Should I do a Roth IRA conversion?
Like most investing decisions, deciding to execute a Roth IRA conversion is a move that could require you to accept some pain today in exchange for the promise of less pain in the future. In this specific case, the pain you are accepting today is one of the most-avoided and detested financial pains of all – paying taxes today when you don’t have to. It’s not fun today, and you’re probably not going to be thrilled with it tomorrow. But if the math checks out, it could be something that benefits you down the road, and that’s why Roth IRA conversions have to be something you examine, even if you ultimately decide not to do them.
Here’s the basic math you need to do to decide if you should do a Roth IRA conversion or not.
Unlike Roth IRA contributions, Roth IRA conversions do not have an earned income limit, meaning that you can do them regardless of how much income you make. That doesn’t mean that it always makes sense to do one, as the premise of a Roth IRA conversion is that you are taking funds from a tax-deferred Traditional IRA, paying the taxes today to remove the funds from the Traditional IRA, and transferring them directly into a Roth IRA, where the funds will then grow tax-free for the rest of your life. Pay the tax on the funds now and never pay taxes again. That’s the basic message when it comes to how the conversion works.
So the first things we want to identify are situations where you don’t want to do this. You likely do not want to attempt a Roth IRA conversion if you are in a high tax bracket today that is expected to decline later on. Here’s an example. Steve is a software engineer. He makes a boatload of money, well over $500,000, and he’s single. That means at the federal level, he pays 37% in taxes for every new dollar he earns. So if Steve decides he’s going to do a Roth IRA conversion for $10,000 from a traditional IRA he owns, that $10,000 will be treated as ordinary income and taxed at 37%, meaning he has to pay $3,700 in additional taxes this year. And that doesn’t even factor in potential state or city taxes. If Steve decides next year that he’s made enough money and he wants to go spend his time surfing, and his income goes down to $30,000, he is likely falling into the 12% federal tax bracket. So if he goes to withdraw money from his recently converted Roth IRA, he’s only saving 12% federally on every dollar he pulls out. He paid more tax to do the conversion than he would have if he had waited until he retired.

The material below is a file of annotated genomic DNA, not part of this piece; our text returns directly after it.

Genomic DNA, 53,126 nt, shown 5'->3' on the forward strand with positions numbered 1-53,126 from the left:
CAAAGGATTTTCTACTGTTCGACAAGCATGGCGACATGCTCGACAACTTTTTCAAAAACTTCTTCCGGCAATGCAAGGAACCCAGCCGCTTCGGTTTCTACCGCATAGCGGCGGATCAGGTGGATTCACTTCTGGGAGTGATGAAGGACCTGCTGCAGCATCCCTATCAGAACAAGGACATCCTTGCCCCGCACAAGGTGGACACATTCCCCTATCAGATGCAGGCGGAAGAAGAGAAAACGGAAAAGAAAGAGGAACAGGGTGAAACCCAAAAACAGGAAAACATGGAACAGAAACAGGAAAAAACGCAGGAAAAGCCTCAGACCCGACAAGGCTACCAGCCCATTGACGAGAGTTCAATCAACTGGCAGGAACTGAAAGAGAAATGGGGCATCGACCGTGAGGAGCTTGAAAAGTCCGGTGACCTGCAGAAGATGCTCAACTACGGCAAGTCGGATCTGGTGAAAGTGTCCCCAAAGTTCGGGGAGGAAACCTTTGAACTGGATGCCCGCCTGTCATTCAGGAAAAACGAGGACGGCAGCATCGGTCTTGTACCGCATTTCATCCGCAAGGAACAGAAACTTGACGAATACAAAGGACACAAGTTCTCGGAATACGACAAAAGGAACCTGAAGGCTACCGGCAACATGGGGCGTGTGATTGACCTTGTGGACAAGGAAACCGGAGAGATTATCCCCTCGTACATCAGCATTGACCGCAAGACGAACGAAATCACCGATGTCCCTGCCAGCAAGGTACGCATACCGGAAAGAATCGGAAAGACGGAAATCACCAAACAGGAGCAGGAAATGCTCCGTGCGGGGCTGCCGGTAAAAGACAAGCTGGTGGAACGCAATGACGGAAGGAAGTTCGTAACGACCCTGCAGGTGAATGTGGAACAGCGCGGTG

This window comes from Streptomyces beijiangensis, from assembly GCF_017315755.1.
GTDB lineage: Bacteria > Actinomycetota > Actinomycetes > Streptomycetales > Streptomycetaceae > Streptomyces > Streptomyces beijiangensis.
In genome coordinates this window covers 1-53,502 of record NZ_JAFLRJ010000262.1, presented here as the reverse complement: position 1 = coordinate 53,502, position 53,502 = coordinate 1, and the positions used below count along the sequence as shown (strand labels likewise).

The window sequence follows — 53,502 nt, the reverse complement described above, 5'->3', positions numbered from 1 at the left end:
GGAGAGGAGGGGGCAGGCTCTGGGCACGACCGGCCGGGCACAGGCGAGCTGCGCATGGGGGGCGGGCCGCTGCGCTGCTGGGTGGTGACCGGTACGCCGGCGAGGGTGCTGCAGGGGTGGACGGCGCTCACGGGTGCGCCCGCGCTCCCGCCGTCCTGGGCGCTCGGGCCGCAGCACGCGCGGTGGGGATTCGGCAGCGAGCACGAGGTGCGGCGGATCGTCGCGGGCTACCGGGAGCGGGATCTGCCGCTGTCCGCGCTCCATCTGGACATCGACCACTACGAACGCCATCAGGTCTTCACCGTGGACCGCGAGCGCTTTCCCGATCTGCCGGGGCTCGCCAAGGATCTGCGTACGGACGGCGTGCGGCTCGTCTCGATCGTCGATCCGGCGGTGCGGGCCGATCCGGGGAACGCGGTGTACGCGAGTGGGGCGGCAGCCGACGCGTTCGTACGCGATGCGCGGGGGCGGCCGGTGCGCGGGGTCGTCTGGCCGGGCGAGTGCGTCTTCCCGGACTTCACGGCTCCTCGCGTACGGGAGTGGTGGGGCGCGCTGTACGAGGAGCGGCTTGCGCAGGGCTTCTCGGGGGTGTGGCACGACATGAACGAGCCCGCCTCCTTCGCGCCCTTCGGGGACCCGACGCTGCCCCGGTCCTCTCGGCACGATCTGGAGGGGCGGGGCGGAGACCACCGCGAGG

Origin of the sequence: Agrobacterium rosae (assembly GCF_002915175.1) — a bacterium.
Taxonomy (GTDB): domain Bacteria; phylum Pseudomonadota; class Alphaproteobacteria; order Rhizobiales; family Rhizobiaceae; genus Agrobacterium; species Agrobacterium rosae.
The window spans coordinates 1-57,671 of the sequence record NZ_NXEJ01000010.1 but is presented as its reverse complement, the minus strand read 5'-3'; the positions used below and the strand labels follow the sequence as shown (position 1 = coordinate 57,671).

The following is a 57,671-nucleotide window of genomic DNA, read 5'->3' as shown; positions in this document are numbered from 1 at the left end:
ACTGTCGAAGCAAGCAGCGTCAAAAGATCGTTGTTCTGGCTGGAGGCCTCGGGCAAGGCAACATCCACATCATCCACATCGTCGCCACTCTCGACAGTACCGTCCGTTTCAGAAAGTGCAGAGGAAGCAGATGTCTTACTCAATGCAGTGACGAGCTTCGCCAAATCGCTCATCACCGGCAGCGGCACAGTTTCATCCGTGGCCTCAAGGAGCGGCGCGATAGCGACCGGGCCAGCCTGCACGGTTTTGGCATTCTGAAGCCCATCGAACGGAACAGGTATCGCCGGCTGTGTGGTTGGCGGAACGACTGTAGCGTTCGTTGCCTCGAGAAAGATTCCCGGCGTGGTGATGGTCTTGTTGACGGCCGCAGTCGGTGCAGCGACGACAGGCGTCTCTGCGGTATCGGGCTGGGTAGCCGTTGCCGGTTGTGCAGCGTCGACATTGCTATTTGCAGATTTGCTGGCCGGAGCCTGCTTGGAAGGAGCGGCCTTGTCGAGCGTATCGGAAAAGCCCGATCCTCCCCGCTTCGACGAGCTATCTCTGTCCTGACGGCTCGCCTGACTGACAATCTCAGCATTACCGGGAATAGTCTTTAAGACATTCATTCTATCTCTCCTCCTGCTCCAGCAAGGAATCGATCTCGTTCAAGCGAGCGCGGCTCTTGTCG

But now let’s look at the situation of Haley. Haley has been working for the last 40 years as an assembly line worker at an auto plant. She makes around $60,000 a year now, and her husband retired a year ago and isn’t earning any extra income right now. But over time, she’s saved over $1 million into her 401(k) plan, and she and her husband also have hefty pensions they are going to collect later on, in addition to Social Security. Today, Haley and her husband likely fall into the 12% tax bracket, which runs up to $80,250 in taxable income for 2020. But with their pensions, Social Security checks, and eventual required minimum distributions from their IRAs once they turn age 72, their income is likely to push them into the 22% tax bracket once all those income sources kick in. So in Haley’s case, the math is that a $10,000 Roth IRA conversion this year has her paying tax at 12% today, whereas they are likely paying at 22% in the future at the federal level.
This is the exact type of situation where a Roth IRA can make a ton of sense.
Now, these are really clear and simple examples. They don’t factor in things like Medicare premiums, state or city taxes, additional itemized deductions, or pretty much any type of complex tax situation. Oh, and these examples only look a year in the future, not multiple years where investment growth can potentially magnify either the benefits or costs of a Roth IRA conversion. For most people, those are questions for accountants to answer since we typically spend most of our days doing things other than analyzing the tax code. But the basic concept that you need to be familiar with is that a Roth IRA conversion has you paying tax today with the goal of saving taxes down the road. Accept some pain in the present with the promise of less pain in the future. Roth IRA conversions are not something that everyone should be doing – they are something everyone should be considering, because they can potentially result in significant tax savings if done properly.